So obviously I have many reasons to be grateful to Carol
I am beyond grateful that she
decided to publish my books in the US and that she
chose to translate them herself - a fantastic privilege.
But I am also grateful for her
friendship and her
continuous presence in my life.
I am grateful for our ongoing conversation, which has by now stretched over seven years and I am sure more than a thousand e-mails, some of them quite short, some just a line or a single word, but each of them has made my life funnier, brighter, more joyful.
I am also grateful for all the plays we went to see together, who had the effect of rekindling my love for theatre and inspired me to try my hand at writing for the stage myself - which Carol reacted to by deciding to translate my first play, without being commissioned by anybody, just out of interest and solidarity and friendship.
And of course I am grateful for the education I received from her
about the weird business we find ourselves in.
I can safely say that I learned more from Carol
about the mechanics of the publishing world than I would have gotten out of all the books ever written on the topic.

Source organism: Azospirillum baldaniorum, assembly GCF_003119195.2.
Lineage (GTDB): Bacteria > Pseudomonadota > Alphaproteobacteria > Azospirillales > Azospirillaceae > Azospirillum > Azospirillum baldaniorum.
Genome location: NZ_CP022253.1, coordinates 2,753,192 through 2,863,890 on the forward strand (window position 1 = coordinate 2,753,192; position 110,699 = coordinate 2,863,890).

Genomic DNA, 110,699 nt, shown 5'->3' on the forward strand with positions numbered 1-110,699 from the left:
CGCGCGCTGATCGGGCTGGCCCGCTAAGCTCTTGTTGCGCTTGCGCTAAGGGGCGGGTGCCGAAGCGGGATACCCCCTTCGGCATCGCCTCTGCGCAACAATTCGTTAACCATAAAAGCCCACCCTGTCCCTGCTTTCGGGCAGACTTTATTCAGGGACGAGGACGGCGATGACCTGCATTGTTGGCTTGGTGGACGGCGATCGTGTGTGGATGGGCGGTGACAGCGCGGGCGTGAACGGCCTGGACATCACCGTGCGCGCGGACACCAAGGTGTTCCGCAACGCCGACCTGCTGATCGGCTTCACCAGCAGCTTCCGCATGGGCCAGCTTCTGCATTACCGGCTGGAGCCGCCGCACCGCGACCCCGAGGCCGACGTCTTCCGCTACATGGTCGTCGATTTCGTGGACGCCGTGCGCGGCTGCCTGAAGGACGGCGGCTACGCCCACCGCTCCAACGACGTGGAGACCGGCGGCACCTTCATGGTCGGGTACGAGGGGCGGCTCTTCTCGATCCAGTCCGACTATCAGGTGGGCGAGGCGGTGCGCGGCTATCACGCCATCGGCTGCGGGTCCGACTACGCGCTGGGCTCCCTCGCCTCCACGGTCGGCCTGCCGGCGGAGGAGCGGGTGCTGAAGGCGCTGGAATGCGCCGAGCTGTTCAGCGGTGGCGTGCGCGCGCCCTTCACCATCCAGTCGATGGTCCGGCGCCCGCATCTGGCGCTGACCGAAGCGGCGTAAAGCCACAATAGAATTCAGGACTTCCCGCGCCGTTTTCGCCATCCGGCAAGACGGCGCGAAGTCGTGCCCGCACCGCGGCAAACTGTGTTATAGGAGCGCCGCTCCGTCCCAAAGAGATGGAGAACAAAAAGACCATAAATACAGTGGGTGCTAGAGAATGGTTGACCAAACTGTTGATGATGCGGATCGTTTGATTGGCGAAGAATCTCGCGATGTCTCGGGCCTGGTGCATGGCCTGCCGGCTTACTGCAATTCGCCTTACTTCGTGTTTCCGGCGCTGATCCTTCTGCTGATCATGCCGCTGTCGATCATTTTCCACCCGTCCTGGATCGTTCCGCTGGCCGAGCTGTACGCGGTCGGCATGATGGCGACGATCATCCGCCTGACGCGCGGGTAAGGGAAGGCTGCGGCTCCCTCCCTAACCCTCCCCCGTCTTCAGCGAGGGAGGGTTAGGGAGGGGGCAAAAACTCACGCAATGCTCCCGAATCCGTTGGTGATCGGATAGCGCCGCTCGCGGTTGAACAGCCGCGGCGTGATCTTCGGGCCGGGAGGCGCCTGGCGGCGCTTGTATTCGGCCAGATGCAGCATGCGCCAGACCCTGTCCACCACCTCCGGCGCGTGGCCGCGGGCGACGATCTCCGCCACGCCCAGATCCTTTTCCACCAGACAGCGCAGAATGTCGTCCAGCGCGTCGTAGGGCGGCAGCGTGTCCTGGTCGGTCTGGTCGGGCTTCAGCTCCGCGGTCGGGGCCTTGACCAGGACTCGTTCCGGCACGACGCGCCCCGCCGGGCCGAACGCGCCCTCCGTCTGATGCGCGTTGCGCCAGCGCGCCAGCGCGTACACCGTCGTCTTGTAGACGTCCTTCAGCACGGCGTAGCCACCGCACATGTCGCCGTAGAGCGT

And I am grateful for her
readiness to do unexpected and slightly surreal things - like turning up at the strangest literary festival ever, surrounded by geysers, desperate writers and weird finger-food, or travelling all the way to my first theatre-premiere in what proved likely to be Europe's only city without a single bar.
But above all I cannot even begin to express the amount of my gratitude, of our gratitude - I am sure I can speak for all the writers who have been translated by her
, like Bernhard Schlink, Hans-Ulrich Treichel, Margriet de Moor, Yasmina Reza and Thomas Bernhard … well, maybe not Thomas Bernhard, gratitude wasn't something he
might have been very interested in. So I cannot even begin to express the amount of gratitude I feel for her
turning my books into her
books, making them our books.
To receive her
friendship without getting the assistance of her
talent would be a lot, as would be to get the assistance of her
talent without her
But to have gotten both is something I count among the great gifts of my life.
Thank you so much, Carol